First off, a quick reminder that this weekend's game against the Dallas Cowboys has been moved to a 3:15 pm Central Time start. It was originally scheduled for Noon. So, everyone will have to wait a few extra hours to gaze upon the greatness of Adrian Peterson.
A debate has started in Vikings' country about whether or not Adrian Peterson should be getting more touches of the football. Thus far in 2007, #28 has handled the ball 114 times (96 rushes, 10 receptions, and 8 kickoff returns). That works out to an average of roughly 23 times a game (22.8, to be precise) that Adrian Peterson gets his hands on the football in some way, and over the course of a season, that would work out to about 365 touches. He currently averages 6.3 yards/carry, 17.5 yards/reception, and 31 yards/return.
Now, don't get me wrong. . .we all love Adrian Peterson. He's the most dynamic player to come to Minnesota since Randy Moss was in town, to be sure. But as Pacifist Viking points out on his blog and Rueben Frank points out in his column at CNN-SI, the road to greatness is littered with the bodies of guys that got a ton of carries in a season and just became unable to handle the beating any more. Among them?
-Earl Campbell: A Texas native, just like Peterson, Campbell touched the ball for the Houston Oilers a whopping 1,082 times (all but 39 of those coming on rushes) in his first three NFL seasons. He was absolutely dominant, gaining over 5,000 rushing yards at a clip of nearly 5 yards a carry. The next season, he dropped to a 3.8 yard/carry average, and he started piling up the injuries a year after that. Campbell was a dominant running back in his day, but got run almost literally into the ground.
-Barry Foster: In 1992, the Steelers found a way to get Foster the ball a whopping 426 times (390 rushes, 36 receptions). Foster responded in a big way that year, with 1,690 rushing yards and 11 TDs. The next year? Injuries limited him to 9 games. After the 1994 season, Barry Foster was out of the NFL.
-Natrone Means: Means helped spark the Chargers' run to the Super Bowl in 1994. During that season, he got the football 382 times, including 343 carries. He rushed for 1,350 yards that season, though he still averaged less than 4 yards a carry. In the five seasons that followed, he missed games every year due to injury, and was never a 1,000-yard back in the NFL again.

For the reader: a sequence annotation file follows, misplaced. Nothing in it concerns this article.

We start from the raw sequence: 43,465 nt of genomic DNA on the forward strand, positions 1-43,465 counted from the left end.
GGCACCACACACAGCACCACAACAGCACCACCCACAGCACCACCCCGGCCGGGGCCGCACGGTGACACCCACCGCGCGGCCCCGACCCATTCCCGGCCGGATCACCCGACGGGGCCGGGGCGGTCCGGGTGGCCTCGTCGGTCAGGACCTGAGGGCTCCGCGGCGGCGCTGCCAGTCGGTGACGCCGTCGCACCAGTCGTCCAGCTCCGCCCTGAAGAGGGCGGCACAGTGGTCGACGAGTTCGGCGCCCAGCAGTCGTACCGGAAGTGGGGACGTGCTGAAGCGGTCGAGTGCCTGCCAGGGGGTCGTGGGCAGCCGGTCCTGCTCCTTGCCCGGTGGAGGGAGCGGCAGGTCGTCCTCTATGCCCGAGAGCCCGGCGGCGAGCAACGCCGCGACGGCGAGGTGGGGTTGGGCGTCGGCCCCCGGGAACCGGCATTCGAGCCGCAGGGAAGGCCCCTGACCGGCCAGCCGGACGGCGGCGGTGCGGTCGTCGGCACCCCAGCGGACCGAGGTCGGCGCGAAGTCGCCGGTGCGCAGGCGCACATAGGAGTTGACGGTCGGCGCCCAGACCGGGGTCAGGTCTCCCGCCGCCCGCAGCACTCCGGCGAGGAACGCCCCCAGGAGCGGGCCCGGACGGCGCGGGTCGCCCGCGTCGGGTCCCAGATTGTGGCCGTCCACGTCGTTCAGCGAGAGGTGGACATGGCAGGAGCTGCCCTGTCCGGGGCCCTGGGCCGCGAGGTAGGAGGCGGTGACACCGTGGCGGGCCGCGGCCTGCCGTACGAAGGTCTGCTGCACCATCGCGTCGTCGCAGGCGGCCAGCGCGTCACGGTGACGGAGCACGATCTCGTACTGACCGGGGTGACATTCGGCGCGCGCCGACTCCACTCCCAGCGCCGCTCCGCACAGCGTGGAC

A few other good examples would be guys like Cadillac Williams, Terrell Davis (who got an unbelievable number of touches in Denver's two Super Bowl years and then completely fell apart), and you could possibly even throw Larry Johnson on that list, looking at him this year after what he did in 2006.
Frankly, I want to see Adrian Peterson become the next Barry Sanders, or the next Walter Payton, or the next Emmitt Smith. I do NOT want to see him become the next Earl Campbell. Campbell was great, as I mentioned above, but he flamed out entirely too soon because his coaches in Houston didn't let up on him in those first three seasons.
I've said some not-so-nice things about Brad Childress in the time this blog has been around, but I'm actually in agreement with the way he's handling Chester Taylor and Adrian Peterson to this point in the season. Peterson is THE guy, even though he's still listed as Chester Taylor's backup, and as time wears on, Peterson's touches will increase while Taylor's decrease. I'm not sure if Taylor will even be around next season for Peterson to split carries with. . .but if he's not, the Vikings will find someone to share the load.